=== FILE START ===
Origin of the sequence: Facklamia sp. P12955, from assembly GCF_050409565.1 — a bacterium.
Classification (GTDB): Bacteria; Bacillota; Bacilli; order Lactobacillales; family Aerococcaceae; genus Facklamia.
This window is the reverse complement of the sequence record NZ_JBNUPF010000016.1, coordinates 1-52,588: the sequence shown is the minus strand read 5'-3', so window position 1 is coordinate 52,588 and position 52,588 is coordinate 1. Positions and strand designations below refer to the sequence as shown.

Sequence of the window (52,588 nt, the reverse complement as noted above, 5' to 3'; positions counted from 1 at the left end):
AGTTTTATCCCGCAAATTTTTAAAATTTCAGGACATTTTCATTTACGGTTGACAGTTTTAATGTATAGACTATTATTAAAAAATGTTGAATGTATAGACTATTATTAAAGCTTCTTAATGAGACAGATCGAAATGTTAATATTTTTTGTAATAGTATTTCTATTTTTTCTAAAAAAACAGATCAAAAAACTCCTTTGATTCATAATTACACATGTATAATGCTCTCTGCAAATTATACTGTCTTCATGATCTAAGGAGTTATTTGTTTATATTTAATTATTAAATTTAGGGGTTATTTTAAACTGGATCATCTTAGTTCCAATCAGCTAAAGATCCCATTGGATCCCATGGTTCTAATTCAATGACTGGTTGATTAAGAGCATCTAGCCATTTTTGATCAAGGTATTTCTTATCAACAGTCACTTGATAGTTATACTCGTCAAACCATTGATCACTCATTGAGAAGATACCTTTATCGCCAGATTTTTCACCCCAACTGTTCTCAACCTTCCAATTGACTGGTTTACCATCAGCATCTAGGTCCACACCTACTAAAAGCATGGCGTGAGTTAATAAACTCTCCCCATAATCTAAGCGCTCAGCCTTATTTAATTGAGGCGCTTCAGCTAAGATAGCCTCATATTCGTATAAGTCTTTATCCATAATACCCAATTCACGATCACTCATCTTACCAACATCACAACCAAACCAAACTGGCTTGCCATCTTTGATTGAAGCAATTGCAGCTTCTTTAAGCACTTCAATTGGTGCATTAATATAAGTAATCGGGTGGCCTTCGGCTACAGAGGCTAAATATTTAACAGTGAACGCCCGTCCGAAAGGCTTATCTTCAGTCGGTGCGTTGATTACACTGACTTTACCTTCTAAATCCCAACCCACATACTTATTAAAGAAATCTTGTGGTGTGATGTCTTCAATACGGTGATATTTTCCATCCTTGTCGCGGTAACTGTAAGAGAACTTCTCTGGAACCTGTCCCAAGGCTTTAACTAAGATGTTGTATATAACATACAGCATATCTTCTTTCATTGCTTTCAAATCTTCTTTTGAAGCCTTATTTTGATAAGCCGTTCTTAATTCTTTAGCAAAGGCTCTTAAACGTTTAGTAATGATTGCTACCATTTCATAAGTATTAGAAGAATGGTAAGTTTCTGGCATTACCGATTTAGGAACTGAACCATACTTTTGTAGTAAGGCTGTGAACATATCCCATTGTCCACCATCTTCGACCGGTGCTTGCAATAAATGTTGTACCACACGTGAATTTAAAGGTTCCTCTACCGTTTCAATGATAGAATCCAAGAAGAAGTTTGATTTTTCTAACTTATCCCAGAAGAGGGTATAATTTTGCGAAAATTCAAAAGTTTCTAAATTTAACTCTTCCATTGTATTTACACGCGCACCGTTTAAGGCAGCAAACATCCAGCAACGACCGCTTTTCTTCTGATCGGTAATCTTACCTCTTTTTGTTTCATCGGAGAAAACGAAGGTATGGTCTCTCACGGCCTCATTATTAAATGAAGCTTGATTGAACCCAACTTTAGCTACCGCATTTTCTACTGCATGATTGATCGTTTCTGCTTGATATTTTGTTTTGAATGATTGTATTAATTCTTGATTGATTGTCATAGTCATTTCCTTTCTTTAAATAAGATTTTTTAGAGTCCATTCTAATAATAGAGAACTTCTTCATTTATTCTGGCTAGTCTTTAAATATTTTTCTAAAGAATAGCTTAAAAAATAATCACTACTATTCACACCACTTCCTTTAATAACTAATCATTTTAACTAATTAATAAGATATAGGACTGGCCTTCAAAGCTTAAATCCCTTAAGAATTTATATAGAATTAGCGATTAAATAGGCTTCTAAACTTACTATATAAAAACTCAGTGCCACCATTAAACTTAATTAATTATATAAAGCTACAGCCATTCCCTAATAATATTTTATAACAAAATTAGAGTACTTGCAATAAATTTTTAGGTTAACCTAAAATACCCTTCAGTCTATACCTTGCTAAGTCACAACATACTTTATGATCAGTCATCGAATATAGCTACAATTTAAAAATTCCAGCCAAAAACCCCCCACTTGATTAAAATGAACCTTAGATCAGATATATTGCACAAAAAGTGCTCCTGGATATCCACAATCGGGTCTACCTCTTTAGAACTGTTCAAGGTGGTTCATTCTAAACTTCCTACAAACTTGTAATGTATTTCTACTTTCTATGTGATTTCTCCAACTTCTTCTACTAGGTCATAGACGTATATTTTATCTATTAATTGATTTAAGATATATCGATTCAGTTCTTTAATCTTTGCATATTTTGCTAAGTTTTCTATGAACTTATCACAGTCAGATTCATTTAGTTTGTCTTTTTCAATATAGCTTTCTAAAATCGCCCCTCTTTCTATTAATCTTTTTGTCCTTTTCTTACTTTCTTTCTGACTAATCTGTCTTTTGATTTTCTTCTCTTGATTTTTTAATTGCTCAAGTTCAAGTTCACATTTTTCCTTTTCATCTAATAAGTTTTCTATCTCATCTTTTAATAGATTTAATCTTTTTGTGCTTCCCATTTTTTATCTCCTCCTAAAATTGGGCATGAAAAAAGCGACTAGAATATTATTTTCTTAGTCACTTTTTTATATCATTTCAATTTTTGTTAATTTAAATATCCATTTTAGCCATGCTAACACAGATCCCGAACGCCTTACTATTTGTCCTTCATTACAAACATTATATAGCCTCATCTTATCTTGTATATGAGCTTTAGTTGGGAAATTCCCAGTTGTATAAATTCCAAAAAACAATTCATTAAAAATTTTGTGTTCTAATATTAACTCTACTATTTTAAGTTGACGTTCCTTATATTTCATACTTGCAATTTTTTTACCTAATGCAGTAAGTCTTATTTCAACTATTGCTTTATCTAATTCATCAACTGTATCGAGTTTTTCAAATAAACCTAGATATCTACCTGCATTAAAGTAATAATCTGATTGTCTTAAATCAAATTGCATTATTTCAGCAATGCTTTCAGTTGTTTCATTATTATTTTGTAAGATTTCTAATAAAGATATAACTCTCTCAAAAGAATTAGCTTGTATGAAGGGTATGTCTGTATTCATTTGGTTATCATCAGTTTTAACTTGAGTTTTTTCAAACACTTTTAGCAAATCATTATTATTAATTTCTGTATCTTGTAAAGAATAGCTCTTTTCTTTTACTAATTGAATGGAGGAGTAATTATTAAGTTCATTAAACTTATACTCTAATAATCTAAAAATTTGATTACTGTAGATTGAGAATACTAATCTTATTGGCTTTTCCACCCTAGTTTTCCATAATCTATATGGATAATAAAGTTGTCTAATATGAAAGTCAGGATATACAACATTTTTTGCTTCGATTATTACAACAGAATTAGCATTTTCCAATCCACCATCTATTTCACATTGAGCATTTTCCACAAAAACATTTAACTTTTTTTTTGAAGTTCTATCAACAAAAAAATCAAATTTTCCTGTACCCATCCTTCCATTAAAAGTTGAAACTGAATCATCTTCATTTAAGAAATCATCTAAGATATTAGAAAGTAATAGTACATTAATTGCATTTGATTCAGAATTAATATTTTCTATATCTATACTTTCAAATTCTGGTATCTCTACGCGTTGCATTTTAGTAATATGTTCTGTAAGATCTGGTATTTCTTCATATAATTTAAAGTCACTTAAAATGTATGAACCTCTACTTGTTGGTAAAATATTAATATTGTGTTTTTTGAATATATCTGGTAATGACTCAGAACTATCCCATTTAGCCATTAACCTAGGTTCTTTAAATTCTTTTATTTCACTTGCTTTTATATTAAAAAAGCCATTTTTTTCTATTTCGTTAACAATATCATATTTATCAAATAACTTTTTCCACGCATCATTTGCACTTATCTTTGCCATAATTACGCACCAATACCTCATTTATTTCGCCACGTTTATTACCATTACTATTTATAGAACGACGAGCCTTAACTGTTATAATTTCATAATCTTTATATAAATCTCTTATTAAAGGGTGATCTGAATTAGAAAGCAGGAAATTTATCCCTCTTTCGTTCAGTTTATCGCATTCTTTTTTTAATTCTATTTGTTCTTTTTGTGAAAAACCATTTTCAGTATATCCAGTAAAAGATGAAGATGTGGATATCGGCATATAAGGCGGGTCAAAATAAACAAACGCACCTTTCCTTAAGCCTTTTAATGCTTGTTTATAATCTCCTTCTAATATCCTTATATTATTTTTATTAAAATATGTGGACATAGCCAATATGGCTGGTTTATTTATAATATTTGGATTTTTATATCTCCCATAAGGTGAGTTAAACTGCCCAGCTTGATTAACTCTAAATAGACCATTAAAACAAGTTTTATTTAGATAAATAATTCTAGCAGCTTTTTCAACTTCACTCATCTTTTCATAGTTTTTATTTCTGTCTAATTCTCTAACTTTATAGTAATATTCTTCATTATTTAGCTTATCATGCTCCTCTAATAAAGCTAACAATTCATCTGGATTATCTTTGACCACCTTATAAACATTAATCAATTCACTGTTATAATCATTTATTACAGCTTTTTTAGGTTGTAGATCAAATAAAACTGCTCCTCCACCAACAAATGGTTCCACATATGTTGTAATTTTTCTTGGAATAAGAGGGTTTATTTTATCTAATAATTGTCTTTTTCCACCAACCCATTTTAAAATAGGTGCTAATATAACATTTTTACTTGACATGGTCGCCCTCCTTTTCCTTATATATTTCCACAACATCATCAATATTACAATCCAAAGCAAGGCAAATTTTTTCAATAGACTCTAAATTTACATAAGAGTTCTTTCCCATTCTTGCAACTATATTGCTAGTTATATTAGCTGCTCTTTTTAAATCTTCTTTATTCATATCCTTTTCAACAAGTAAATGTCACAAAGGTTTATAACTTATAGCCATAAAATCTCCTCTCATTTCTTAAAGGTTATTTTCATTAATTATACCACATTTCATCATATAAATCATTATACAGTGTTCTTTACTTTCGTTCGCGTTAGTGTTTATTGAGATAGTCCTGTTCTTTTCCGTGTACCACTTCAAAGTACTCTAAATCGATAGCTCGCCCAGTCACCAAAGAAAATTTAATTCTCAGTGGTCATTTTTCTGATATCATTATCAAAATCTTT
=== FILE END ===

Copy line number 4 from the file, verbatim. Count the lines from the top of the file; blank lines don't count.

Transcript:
Sequence of the window (52,588 nt, the reverse complement as noted above, 5' to 3'; positions counted from 1 at the left end):